By Principal Michael Beyer, Ed.D., NBCT
Every now and then Ogden administration receives questions and concerns from parents about teachers’ grading practices. One common question asks why teachers have different grading practices, such as the frequency of when grades are entered in Gradebook, how many grades should be entered, and the weight of the grades.
Admittedly, we only have two local policies regarding grading practices at Ogden International. The first is the weighting. For example, in grades 6th-8th, formative assessments can count for no more than 35% of the final grade. Homework can only count for up to 10% or less, participation 5%, exams (or summative assessments) 20%, quizzes 10%, and projects 25%. The total is actually 105%, but this is because these are maximum amounts that can be assigned to each weight. However, this policy does not mean teachers must give, for example, quizzes. Teachers have a wide range of discretion in what they can assign and grade.
The second local policy is that Ogden teachers are required to enter in Gradebook at least one grade per student per subject/course every week. This is a low number of grades, considering many schools require three to four per week. Best practice suggest teachers should enter more than one grade per week, but in my experience, mandating more doesn’t change a teacher’s practice. When I was a teacher I had colleagues who would simply add fluff grades to achieve the quota. We want grades to mean something, and quotas won’t guarantee that.
Teachers at Ogden are also undergoing a transition. We have a small but dedicated core that are experimenting with criterion-based grading. This is similar to standards-based grading, but criterion is the IB parlance.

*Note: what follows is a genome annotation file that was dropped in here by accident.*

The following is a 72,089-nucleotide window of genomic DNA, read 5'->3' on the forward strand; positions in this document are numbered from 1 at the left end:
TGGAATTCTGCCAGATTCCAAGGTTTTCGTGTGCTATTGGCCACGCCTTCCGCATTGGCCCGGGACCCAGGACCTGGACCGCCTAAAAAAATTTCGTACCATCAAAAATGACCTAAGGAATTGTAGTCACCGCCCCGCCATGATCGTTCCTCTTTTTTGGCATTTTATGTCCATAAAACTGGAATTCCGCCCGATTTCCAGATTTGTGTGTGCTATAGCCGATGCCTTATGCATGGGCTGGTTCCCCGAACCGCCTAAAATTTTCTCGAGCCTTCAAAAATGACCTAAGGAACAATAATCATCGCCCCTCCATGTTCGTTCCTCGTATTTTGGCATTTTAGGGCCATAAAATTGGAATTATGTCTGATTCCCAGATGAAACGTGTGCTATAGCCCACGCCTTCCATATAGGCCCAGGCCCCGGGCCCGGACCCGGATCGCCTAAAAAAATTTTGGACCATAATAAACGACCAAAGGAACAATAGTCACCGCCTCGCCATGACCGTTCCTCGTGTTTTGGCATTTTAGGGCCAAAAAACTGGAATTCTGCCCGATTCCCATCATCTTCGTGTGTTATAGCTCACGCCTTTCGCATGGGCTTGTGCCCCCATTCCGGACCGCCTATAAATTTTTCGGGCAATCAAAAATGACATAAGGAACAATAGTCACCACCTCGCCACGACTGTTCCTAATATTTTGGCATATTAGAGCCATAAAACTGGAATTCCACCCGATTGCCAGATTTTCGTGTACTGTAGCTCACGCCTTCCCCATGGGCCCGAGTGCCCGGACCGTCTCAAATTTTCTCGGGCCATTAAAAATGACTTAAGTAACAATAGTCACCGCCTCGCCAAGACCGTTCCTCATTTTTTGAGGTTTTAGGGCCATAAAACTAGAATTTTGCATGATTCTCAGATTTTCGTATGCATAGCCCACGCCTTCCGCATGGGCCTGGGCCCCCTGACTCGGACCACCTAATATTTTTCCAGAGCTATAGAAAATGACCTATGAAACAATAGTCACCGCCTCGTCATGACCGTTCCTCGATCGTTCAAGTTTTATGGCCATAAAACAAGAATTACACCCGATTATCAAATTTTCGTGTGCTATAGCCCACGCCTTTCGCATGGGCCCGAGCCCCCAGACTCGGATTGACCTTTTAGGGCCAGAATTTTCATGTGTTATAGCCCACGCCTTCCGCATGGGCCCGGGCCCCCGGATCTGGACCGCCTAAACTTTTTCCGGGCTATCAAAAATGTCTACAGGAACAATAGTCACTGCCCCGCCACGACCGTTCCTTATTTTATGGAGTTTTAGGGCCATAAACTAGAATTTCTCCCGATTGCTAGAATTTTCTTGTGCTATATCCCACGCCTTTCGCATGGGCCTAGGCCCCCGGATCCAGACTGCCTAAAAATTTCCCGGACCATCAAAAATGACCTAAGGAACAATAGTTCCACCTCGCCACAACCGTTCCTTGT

What is criterion-based grading? First, let’s understand the traditional way teachers have typically graded student assignments. On an assignment with ten questions, and the student answers eight correctly, this would translate to an 80%. On a ten-point scale that is the grade of a B. This is a simple way to grade, but it does not tell us if the student has mastered a skill or concept, because each of the ten questions might align to a different skill or concept. The student receiving this grade simply knows they answered 80% of the questions correctly. What does the grade tell them? Essentially, “Do better next time!” Not very useful.
Even if all ten questions align to one skill or standard, if the assignment entered into Gradebook is titled “Mice and Men Quiz”, or if the student is never told what skills and concepts are being assessed, again, the student won’t know what they need to do better next time.
Sports are a good analogy to compare best practices. Imagine if a baseball batter has an average of .250. Every fourth at-bat they get a hit. They want to improve their hitting, but how? All the batting average tells them is what the end-result is, not what is causing this result. An effective batting coach, like a teacher, will give the batter feedback on their swing, stance, and dozens of other factors. Each factor could be individually assessed and graded. The batter then knows they have to focus more on their stance, whereas their swing might not need additional attention. That is criterion-based grading.
With criterion-based grading the students are informed of the skills and concepts they have to master, ideally at the start of the unit. Students receive a rubric that describes what is required to show mastery of the criterion. The teacher, maybe with the help of the student, grades the assignment using the rubric. Lastly, the assignment is entered into Gradebook with a name such as “Compare and Contrasting Characters”, or “Solving variable equations”. The student and parents can then look at Gradebook and know specifically what skills and concepts the student needs to work on.